Hyderabad: September 17 will mark seventy years since the state of Hyderabad ruled by the Nizam surrendered to Indian forces.
September 17 marks seventy years of Hyderabad’s union with India. It was on this day in 1948, thirteen months after India gained independence that the state of Hyderabad ruled by Mir Osman Ali Khan, the seventh Nizam of the Asaf Jahi dynasty, surrendered to the Indian forces. But in the run-up to D-day, India and Hyderabad were engaged in a game of wits, both sides expecting the other to blink first.
On November 29, 1947, the Government of India signed a standstill agreement with the Nizam of Hyderabad, under which it was decided to give one year’s time for both sides to arrive at an amicable solution. The Nizam privately hoped that he could continue as an independent ruler. Plan B was to make Hyderabad part of Pakistan.
But the tide started turning against the Nizam in the corridors of power in New Delhi with the exit of Lord Mountbatten from India in June 1948. The new Governor General C Rajagopalachari’s missive arrived very soon after he took over. He wrote to the Nizam asking him to ban the Razakar movement and let the Indian forces be stationed in Hyderabad to take charge of law and order.
The Razakars had transformed from being volunteers of the Majlis to a private militia of sorts and accused of crushing any dissent against the Nizam by the freedom fighters. The militia was controlled by a lawyer from Latur called Qasim Rizvi, who wielded enormous power even though he held no official position in the Nizam’s court.
“The Government of India made the process official in August 1948, when it published a white paper listing out reasons why Hyderabad deserved tough action. It mentioned more than 300 incidents of atrocities allegedly committed since India’s Independence by the Razakars,” says Mohammed Safiullah, historian.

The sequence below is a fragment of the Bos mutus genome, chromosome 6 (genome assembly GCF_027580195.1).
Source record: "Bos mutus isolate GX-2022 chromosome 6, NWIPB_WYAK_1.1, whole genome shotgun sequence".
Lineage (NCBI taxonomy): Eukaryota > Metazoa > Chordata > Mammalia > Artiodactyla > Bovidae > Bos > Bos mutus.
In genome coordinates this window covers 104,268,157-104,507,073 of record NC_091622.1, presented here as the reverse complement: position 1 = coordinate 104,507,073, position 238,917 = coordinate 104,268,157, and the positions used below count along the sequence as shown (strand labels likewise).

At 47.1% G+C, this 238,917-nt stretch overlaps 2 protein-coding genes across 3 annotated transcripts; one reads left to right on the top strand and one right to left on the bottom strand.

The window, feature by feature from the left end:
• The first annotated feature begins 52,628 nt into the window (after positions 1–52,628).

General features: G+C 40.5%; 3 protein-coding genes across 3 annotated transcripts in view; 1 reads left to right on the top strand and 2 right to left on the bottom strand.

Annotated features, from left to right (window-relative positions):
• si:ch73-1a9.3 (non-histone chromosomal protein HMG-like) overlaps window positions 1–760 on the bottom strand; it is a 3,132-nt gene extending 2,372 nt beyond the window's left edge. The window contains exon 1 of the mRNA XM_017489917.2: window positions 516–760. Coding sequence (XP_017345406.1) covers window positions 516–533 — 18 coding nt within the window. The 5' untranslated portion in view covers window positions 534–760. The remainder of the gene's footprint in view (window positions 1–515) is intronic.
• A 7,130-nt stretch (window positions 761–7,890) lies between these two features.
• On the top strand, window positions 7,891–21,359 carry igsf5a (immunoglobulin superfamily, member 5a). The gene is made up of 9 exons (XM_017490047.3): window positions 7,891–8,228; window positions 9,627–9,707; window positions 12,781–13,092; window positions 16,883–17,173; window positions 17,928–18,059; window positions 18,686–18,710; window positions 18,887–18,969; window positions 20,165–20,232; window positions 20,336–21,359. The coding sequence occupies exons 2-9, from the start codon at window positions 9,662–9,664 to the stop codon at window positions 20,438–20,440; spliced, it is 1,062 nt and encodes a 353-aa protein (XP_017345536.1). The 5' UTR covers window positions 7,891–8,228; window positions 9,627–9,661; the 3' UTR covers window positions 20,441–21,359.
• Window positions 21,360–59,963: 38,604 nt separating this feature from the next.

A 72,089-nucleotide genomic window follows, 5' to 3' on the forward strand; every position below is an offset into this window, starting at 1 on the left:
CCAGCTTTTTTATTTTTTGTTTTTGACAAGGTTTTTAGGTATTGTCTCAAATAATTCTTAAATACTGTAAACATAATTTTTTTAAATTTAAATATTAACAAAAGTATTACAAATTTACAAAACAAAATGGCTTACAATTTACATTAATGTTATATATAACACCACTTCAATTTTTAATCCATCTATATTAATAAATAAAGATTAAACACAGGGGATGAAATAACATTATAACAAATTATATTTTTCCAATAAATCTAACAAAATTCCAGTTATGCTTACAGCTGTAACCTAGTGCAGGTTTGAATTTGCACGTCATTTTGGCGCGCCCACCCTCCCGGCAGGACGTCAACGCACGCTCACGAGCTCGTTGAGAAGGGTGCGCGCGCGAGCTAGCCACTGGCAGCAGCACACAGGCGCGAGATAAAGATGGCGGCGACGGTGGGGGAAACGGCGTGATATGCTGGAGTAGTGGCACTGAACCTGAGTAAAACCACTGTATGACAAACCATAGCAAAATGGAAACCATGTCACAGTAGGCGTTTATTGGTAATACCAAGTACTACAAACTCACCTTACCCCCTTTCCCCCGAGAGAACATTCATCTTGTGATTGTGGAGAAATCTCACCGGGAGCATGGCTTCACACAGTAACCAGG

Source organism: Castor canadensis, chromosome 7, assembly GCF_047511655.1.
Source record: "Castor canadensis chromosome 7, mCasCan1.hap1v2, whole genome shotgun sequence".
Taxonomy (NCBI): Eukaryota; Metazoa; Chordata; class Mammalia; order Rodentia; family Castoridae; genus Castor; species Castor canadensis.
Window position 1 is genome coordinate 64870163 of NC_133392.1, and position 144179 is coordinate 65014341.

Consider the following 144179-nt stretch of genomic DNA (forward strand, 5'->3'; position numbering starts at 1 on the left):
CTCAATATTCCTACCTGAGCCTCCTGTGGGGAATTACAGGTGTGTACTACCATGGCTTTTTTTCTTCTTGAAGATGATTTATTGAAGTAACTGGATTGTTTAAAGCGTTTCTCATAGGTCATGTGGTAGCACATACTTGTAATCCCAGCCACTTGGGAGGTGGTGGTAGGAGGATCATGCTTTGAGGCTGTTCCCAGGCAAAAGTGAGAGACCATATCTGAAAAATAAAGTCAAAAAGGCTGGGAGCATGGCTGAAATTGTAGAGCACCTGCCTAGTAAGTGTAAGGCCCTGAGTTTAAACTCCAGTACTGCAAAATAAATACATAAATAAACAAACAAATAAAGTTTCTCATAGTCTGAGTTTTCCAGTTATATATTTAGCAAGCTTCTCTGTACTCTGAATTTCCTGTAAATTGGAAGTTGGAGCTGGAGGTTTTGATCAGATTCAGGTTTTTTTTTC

In a parallel move, the military option was being given serious thought in New Delhi. The military commanders assessed that any resistance in Hyderabad could be overcome in a couple of weeks. The plan was to attack from two sides – the Sholapur-Hyderabad road and on the Bezwada (modern-day Vijayawada) to Hyderabad road. ‘Operation Polo’ was the code name given to the mission to add Hyderabad to the Indian Union, with the Indian forces proceeding towards the Deccan under the commandership of Major General JN Choudhuri.
The police action, a euphemism for military action started on September 13, 1948. It had been conveyed to the Nizam that should he put up a fight, there will be unnecessary bloodshed. That did not prevent the Razakars from taking on the Indian forces.
It took four days for Indian forces to reach the outskirts of Hyderabad. A Congress committee headed by Pandit Sunderlal that was subsequently set up estimated that between 27,000 and 40,000 people were killed in the four days between September 13 and September 17, 1948, making it one of the bloodiest face-offs in independent India.
KM Munshi, India’s Agent-General in Hyderabad, was constantly working the phones with New Delhi, keeping Sardar Patel informed about the situation on the ground. On the afternoon of September 17, a messenger from the palace brought to Munshi a personal note written by Osman Ali Khan.
“Will you see me today at King Kothi Palace at 4 pm?” it read.
By the time Osman Ali Khan met Munshi, he had secured the resignation of Laiq Ali, the Prime Minister of Hyderabad. “The vultures have resigned. I don’t know what to do,” the Nizam reportedly told Munshi. India’s representative told the Nizam that law and order in Hyderabad remained a top priority after its liberation.
Munshi next asked him to make a radio broadcast welcoming the police action and withdrawing his complaint before the UN Security Council. Safiullah points out that the Nizam had no clue how he was to record a radio address.
“’Broadcast? How is that done,’ the Nizam asked. The speech was drafted by Munshi for Osman Ali Khan, proof that India had taken over Hyderabad and that the King had faded into the past,” says Safiullah.
That evening, the Nizam walked into the radio station for the first time in his life. With the Indian forces taking over his kingdom he had ruled since 1911, the Nizam’s fall from grace was only too apparent. No red carpet was laid out for him at the radio station, no anthem was played. The Nizam rushed back to King Kothi palace after the broadcast.
A month later, Mir Osman Ali Khan issued a firman (edict) telling the people of Hyderabad that he was being treated well by the Government of India and he was not under any duress. For reasons best known to Osman Ali Khan, that was the only time he signed in English as ‘Nizam VII’.